A catalytic converter is an essential part of an automobile. A catalytic converter is responsible for changing harmful gas emissions such as hydrocarbons into the less toxic substances water, nitrogen and carbon dioxide. Catalytic converters are made from precious metals platinum, palladium and rhodium so recycling them is advisable.
- Know when to change your vehicle's catalytic converter. Of course, you have to ascertain first if your vehicle's catalytic converter is damaged and is beyond use. One good indicator would be dark gas emissions when your vehicle is running. Substrates and rust particles also indicate a catalytic converter's poor condition. Also, vehicles with more than 100,000 miles on them are the most likely candidates for a catalytic converter replacement. If you are not quite sure how to go about the assessment, then have it checked by your local mechanic.
- Know where the catalytic converter is located. Cars that have been manufactured in the 80's will surely have catalytic converters. Have the car owner's manual with you if possible to help you in identifying the parts of your vehicle. If you do not have it, then contact your car's local dealer for a copy of the manual.
- Uninstall the catalytic converter from the overall exhaust system. Having the correct tools and equipment is essential for this project. Raise the car above the ground first using a floor jack. Properly secure the vehicle with jack stands before you go ahead and lower the floor jack. Go underneath the car and pinpoint the catalytic converter. Spray a liberal amount of penetrating oil onto the clamps; nuts and bolts that connect it to the overall exhaust system. Use the correct type of ratchet or wrench to loosen all of these connectors afterwards. You may need to hammer or even saw the clamps, nuts and bolts loose especially if these are coated with thick rust or salt particles. Just make sure that you know your way with these tools to avoid any accidents. Lastly, break the metal clamp connecting the device to the air hose loose to finally uninstall the catalytic converter.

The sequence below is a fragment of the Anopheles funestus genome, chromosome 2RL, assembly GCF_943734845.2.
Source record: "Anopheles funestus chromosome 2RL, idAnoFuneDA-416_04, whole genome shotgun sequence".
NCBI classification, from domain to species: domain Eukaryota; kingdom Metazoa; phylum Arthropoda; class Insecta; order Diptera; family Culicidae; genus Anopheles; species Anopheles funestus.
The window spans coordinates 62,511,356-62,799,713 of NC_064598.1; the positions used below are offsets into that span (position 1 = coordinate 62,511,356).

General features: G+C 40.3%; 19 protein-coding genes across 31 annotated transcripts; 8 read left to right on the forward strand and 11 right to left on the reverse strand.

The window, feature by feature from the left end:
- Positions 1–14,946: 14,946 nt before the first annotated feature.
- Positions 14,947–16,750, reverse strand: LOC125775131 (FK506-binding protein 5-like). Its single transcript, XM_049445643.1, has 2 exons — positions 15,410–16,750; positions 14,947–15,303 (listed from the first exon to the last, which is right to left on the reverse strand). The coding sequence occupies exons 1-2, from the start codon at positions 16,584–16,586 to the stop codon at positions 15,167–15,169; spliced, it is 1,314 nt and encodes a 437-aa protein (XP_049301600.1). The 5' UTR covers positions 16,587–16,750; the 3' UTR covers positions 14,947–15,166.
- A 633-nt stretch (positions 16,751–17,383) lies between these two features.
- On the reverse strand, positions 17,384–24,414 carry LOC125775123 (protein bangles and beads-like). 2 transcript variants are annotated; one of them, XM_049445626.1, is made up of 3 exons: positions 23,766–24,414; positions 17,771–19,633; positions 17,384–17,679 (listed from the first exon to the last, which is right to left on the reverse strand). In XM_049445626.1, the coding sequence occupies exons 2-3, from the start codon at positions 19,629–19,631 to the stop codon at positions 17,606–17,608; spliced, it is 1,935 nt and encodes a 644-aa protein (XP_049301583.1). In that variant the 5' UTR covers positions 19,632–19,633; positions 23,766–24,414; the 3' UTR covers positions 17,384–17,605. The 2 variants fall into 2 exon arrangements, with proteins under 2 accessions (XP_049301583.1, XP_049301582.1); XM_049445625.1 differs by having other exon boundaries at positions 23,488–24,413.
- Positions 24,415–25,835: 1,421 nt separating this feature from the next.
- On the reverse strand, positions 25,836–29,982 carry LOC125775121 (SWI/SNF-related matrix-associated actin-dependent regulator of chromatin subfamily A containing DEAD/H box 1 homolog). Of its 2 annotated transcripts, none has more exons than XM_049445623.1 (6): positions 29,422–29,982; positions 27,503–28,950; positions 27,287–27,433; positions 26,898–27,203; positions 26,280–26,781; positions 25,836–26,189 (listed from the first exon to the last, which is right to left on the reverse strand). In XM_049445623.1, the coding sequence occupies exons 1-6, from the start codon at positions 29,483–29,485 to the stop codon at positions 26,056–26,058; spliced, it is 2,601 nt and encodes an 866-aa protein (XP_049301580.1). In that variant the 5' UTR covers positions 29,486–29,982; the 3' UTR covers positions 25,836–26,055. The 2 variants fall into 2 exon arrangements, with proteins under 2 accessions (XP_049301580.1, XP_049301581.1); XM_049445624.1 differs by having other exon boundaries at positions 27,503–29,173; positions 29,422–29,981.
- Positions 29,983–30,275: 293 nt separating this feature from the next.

Now that you have removed the catalytic converter from your vehicle, then you can readily contact salvaging facilities in and around your area.. Most salvaging facilities will pay a modest amount for a scrap catalytic converter. Since this is the case, then it will be worthwhile to look for those with the most competitive pricing. You can even check related websites for this purpose. These online resources make identifying location of salvaging facilities easier. Some even provide tools to help you compare buying rates for various scrap metals such as catalytic converters.